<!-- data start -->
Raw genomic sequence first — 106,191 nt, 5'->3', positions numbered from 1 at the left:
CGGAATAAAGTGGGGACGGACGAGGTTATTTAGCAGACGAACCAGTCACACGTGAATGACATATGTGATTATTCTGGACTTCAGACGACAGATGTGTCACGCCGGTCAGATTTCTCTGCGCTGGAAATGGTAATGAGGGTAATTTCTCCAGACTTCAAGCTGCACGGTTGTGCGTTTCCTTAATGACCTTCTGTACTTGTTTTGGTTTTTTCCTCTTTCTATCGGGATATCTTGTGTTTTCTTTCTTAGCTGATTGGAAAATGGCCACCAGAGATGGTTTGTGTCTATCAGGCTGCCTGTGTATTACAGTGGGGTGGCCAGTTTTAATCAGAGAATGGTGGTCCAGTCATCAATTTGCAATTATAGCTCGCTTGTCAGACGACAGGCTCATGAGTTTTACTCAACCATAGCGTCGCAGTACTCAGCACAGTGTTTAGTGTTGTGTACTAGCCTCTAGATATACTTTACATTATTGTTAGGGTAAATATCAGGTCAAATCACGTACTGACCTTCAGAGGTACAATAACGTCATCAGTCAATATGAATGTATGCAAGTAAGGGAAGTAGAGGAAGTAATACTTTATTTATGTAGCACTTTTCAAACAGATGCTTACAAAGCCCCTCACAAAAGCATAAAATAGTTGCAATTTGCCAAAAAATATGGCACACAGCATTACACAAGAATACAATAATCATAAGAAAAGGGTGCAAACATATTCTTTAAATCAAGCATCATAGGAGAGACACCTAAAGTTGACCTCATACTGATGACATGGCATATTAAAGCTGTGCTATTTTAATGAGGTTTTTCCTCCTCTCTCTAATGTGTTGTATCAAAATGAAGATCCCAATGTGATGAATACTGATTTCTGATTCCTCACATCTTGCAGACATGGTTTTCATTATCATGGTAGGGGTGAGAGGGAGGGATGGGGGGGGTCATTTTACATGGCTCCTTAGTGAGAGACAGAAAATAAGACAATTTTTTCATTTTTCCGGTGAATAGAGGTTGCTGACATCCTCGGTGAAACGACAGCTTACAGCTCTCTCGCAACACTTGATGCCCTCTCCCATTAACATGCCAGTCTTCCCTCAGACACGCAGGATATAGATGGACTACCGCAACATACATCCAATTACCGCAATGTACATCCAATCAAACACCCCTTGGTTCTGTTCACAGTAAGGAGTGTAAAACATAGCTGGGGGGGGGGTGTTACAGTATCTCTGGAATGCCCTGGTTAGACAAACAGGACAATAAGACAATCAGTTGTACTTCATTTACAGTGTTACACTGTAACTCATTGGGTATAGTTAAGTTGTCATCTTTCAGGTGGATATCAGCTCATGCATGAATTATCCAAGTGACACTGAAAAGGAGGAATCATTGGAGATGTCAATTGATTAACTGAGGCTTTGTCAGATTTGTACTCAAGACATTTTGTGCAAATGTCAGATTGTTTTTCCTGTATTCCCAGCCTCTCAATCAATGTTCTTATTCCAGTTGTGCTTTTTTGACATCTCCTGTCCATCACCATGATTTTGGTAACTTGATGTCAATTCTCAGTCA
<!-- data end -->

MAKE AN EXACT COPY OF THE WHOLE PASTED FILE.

Raw genomic sequence first — 106,191 nt, 5'->3', positions numbered from 1 at the left:
CGGAATAAAGTGGGGACGGACGAGGTTATTTAGCAGACGAACCAGTCACACGTGAATGACATATGTGATTATTCTGGACTTCAGACGACAGATGTGTCACGCCGGTCAGATTTCTCTGCGCTGGAAATGGTAATGAGGGTAATTTCTCCAGACTTCAAGCTGCACGGTTGTGCGTTTCCTTAATGACCTTCTGTACTTGTTTTGGTTTTTTCCTCTTTCTATCGGGATATCTTGTGTTTTCTTTCTTAGCTGATTGGAAAATGGCCACCAGAGATGGTTTGTGTCTATCAGGCTGCCTGTGTATTACAGTGGGGTGGCCAGTTTTAATCAGAGAATGGTGGTCCAGTCATCAATTTGCAATTATAGCTCGCTTGTCAGACGACAGGCTCATGAGTTTTACTCAACCATAGCGTCGCAGTACTCAGCACAGTGTTTAGTGTTGTGTACTAGCCTCTAGATATACTTTACATTATTGTTAGGGTAAATATCAGGTCAAATCACGTACTGACCTTCAGAGGTACAATAACGTCATCAGTCAATATGAATGTATGCAAGTAAGGGAAGTAGAGGAAGTAATACTTTATTTATGTAGCACTTTTCAAACAGATGCTTACAAAGCCCCTCACAAAAGCATAAAATAGTTGCAATTTGCCAAAAAATATGGCACACAGCATTACACAAGAATACAATAATCATAAGAAAAGGGTGCAAACATATTCTTTAAATCAAGCATCATAGGAGAGACACCTAAAGTTGACCTCATACTGATGACATGGCATATTAAAGCTGTGCTATTTTAATGAGGTTTTTCCTCCTCTCTCTAATGTGTTGTATCAAAATGAAGATCCCAATGTGATGAATACTGATTTCTGATTCCTCACATCTTGCAGACATGGTTTTCATTATCATGGTAGGGGTGAGAGGGAGGGATGGGGGGGGTCATTTTACATGGCTCCTTAGTGAGAGACAGAAAATAAGACAATTTTTTCATTTTTCCGGTGAATAGAGGTTGCTGACATCCTCGGTGAAACGACAGCTTACAGCTCTCTCGCAACACTTGATGCCCTCTCCCATTAACATGCCAGTCTTCCCTCAGACACGCAGGATATAGATGGACTACCGCAACATACATCCAATTACCGCAATGTACATCCAATCAAACACCCCTTGGTTCTGTTCACAGTAAGGAGTGTAAAACATAGCTGGGGGGGGGGTGTTACAGTATCTCTGGAATGCCCTGGTTAGACAAACAGGACAATAAGACAATCAGTTGTACTTCATTTACAGTGTTACACTGTAACTCATTGGGTATAGTTAAGTTGTCATCTTTCAGGTGGATATCAGCTCATGCATGAATTATCCAAGTGACACTGAAAAGGAGGAATCATTGGAGATGTCAATTGATTAACTGAGGCTTTGTCAGATTTGTACTCAAGACATTTTGTGCAAATGTCAGATTGTTTTTCCTGTATTCCCAGCCTCTCAATCAATGTTCTTATTCCAGTTGTGCTTTTTTGACATCTCCTGTCCATCACCATGATTTTGGTAACTTGATGTCAATTCTCAGTCA